Though time is running short, you might still be able to maximize your mileage earnings during 2023 to achieve elite status with Alaska. That’s because, unlike other major airlines, Alaska Airlines has no minimum spending requirements for elite status.
Here are a couple of ideas to help you along the way.
1,000 EQM short: Alaska is generous in that, whether you have elite status or not, you earn a minimum of 500 EQMs on flights. That means you can take two short hops and hit the mark.
For example, you can spend just $133 and a few hours on a Saturday flying between Seattle and Spokane International Airport (GEG), Washington, for 1,000 EQMs.
Or spend $166 to fly from San Francisco International Airport (SFO) to Harry Reid International Airport (LAS) for a few days for the same 1,000 EQMs.
5,000 miles short: The easiest way to fill this gap is to seek low-cost transcontinental flights from the West Coast to the East Coast. These routes will be more expensive than short-haul flights, but prices are usually reasonable enough to justify a quick trip to keep elite status.
Here’s a mid-December flight from San Francisco to New York for $217 in Saver economy. This gives you a total of 5,131 EQMs earned.
Or, spend a long weekend in Massachusetts with this $215 round-trip flight from Seattle. You’d earn 4,992 EQMs on this itinerary.
10,000+ miles short: If you’re well short of your goal — and this is probably most applicable to those shooting for MVP Gold 75K or above — you still might be able to earn 10,000 or even 20,000 EQMs this year.
The simplest way would be to book two back-to-back transcontinental flights (like in the above examples) since you could complete each in a day or two and end up with around 10,000 EQMs. But that’s a lot of time flying in narrow-body jets to destinations you may have already visited.
If you want to qualify in one fell swoop, consider flying one of Alaska’s many airline partners on a cheap long-haul flight. Just know you’ll probably be flying intercontinental, so consider making a vacation of it.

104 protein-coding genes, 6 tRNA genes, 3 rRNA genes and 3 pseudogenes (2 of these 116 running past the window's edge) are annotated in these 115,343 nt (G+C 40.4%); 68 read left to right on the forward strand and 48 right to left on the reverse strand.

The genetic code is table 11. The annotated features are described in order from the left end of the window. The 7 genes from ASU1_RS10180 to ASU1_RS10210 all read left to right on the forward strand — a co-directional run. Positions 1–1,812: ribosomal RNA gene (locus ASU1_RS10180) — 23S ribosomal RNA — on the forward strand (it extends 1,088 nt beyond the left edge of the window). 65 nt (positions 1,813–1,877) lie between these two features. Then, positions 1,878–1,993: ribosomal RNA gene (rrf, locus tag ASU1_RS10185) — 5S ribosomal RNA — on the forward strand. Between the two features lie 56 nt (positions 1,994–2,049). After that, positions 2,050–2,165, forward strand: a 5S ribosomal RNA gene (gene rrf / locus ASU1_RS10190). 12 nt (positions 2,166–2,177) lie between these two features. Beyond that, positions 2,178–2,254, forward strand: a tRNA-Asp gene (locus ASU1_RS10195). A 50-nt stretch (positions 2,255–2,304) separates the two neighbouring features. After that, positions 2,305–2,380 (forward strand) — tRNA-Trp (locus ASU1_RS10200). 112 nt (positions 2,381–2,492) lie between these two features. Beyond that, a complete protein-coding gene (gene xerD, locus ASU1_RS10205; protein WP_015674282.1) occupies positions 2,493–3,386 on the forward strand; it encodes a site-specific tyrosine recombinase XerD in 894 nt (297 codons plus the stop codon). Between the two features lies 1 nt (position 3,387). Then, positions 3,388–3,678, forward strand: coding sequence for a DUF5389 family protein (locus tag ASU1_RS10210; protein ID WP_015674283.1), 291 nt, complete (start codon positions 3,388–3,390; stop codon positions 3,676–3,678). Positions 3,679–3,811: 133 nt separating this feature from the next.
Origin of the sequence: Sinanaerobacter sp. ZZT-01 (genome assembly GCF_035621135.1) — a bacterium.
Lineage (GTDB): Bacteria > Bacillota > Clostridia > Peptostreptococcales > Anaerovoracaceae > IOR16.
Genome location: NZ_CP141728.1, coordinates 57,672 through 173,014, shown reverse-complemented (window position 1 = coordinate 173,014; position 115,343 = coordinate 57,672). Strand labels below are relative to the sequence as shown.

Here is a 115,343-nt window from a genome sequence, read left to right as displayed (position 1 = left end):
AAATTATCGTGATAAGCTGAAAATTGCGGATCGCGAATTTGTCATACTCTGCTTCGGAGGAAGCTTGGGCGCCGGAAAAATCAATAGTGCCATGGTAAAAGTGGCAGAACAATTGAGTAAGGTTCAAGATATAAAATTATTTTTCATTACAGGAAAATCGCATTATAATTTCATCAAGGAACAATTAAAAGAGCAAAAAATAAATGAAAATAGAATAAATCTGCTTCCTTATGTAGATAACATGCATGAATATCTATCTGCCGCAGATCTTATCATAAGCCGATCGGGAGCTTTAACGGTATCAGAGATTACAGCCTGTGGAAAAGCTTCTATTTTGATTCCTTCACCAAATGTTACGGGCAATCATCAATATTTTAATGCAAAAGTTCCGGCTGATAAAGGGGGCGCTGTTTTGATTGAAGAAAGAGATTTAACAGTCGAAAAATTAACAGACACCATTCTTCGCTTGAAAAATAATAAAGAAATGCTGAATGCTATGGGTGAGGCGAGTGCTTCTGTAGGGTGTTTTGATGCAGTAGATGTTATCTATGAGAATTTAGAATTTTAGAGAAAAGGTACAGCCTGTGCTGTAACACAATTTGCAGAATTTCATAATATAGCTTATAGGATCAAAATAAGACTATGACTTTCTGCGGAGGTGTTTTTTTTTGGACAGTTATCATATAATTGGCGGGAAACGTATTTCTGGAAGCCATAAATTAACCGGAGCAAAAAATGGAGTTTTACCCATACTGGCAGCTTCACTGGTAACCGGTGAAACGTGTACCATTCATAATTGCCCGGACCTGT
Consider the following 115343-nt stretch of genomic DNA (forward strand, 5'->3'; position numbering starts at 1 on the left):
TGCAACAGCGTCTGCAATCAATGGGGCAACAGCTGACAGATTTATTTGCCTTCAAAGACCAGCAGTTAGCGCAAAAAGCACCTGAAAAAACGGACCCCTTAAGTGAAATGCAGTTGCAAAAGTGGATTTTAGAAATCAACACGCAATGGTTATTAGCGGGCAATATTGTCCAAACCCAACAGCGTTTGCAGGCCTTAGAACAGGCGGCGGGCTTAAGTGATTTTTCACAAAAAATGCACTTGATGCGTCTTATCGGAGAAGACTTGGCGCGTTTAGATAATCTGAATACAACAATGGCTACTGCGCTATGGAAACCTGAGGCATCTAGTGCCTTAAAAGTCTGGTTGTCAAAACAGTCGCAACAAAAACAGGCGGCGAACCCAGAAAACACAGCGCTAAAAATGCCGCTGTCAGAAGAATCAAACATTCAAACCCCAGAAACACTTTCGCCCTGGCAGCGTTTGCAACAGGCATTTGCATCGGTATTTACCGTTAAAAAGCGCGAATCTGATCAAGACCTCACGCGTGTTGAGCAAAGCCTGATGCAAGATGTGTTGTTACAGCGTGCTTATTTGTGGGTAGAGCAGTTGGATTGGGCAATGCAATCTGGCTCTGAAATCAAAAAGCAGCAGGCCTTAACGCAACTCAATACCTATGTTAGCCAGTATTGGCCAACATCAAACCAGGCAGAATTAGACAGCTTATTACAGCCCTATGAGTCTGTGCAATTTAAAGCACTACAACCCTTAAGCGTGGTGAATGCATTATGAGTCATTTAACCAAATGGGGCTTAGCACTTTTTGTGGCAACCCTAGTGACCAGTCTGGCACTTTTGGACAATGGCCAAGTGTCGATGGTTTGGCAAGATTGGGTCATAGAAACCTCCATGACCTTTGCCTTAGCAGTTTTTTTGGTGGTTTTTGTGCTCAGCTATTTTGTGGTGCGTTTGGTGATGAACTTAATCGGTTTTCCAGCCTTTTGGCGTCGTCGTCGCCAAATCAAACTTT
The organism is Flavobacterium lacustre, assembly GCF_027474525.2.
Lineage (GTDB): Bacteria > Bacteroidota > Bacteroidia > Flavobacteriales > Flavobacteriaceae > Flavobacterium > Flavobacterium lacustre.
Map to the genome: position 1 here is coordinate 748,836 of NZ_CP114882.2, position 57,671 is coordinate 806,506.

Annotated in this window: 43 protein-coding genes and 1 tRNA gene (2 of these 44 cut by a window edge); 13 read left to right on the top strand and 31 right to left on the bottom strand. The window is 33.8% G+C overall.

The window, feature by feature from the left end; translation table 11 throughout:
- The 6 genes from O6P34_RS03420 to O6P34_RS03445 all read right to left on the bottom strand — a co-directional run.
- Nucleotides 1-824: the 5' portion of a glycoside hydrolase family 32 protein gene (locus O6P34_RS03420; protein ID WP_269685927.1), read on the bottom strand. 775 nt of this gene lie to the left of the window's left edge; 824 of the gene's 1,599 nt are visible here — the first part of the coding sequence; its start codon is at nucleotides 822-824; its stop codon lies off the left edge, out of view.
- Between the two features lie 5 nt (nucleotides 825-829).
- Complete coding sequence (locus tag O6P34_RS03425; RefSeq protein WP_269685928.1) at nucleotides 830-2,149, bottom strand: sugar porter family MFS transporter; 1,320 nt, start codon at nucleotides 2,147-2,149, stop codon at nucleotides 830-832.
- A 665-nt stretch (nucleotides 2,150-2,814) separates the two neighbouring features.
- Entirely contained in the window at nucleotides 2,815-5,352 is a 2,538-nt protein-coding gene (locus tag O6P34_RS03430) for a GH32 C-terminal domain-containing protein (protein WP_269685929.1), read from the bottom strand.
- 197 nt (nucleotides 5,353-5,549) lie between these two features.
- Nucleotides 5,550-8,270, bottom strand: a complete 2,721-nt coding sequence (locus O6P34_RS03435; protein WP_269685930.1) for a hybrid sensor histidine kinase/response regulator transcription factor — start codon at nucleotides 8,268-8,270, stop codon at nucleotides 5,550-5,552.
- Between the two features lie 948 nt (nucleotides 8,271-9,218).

However, you need to pay special attention to the earning rates on airline partners since the number of miles earned varies by partner and fare class. Check your fare class and the partner page for the operating carrier to calculate how many EQMs you’ll receive from a partner flight.
Unfortunately, it’s worth noting that airfares to Asia are high right now, even if you are connecting. So, you may be looking at $2,000+ for, say, a premium economy ticket on a partner airline from the West Coast U.S. to Asia or Australia. You would need to think about whether the benefits you would receive from the status are worth this investment.
If your mileage-run strategy involves earning segments instead, you can use Google Flights’ multicity search to piece an itinerary together.
Given Alaska’s extensive short-haul route network in the Pacific Northwest, if you’re based in a hub like Seattle or Portland or even a “focus” city like the Bay Area, you might have some luck just piecing together a bunch of quick itineraries on the fly.
Here’s a sample one-day trip I put together with Seattle as the start and end points. You’d rack up four segments and 2,229 EQMs by making three stops before returning to Seattle. This itinerary costs $434, but there may be better deals.
How to earn Alaska miles
Alaska Airlines has two cobranded credit cards with Bank of America: a personal card and a business card. These let you earn Alaska miles on your everyday spending and offer solid sign-up bonuses. The cards include other inflight benefits, including an annual Companion Fare that helps offset their annual fees.
- Alaska Airlines Visa® credit card: The Alaska Airlines Visa card is Alaska’s personal credit card. It earns 3 miles per dollar spent on eligible Alaska purchases and 1 mile per dollar spent everywhere else. Plus, you’ll enjoy an annual Companion Fare (after spending $6,000 or more on purchases within the prior anniversary year) to bring a friend or family member with you on a trip starting at $122 ($99 fare plus taxes and fees from $23). You also get a free checked bag on all Alaska flights and 20% back on inflight purchases.
- Alaska Airlines Visa® Business card: The Alaska Airlines Visa Business card is simply the business version of the personal Alaska card. The card earns the same 3 miles per dollar spent on eligible Alaska Airlines purchases and 1 mile per dollar spent on all other purchases. It includes a Companion Fare starting at $122 ($99 fare plus taxes and fees from $23) after spending $6,000 or more on purchases within the prior anniversary year and a free checked bag on all Alaska flights.
Unfortunately, these earnings won’t count toward elite status qualification (though it has offered bonuses in the past). As a result, you’ll need to pursue one of the above strategies if you’re looking to close the gap and snag MVP status this year.
Even though the year is ending in less than two months, there’s still time to lock in your Alaska Airlines Mileage Plan MVP elite status for 2024 so you can enjoy the perks next year.
You first want to find out where you are now in your pursuit of elite status and then decide which strategy will help you get closer to your goal.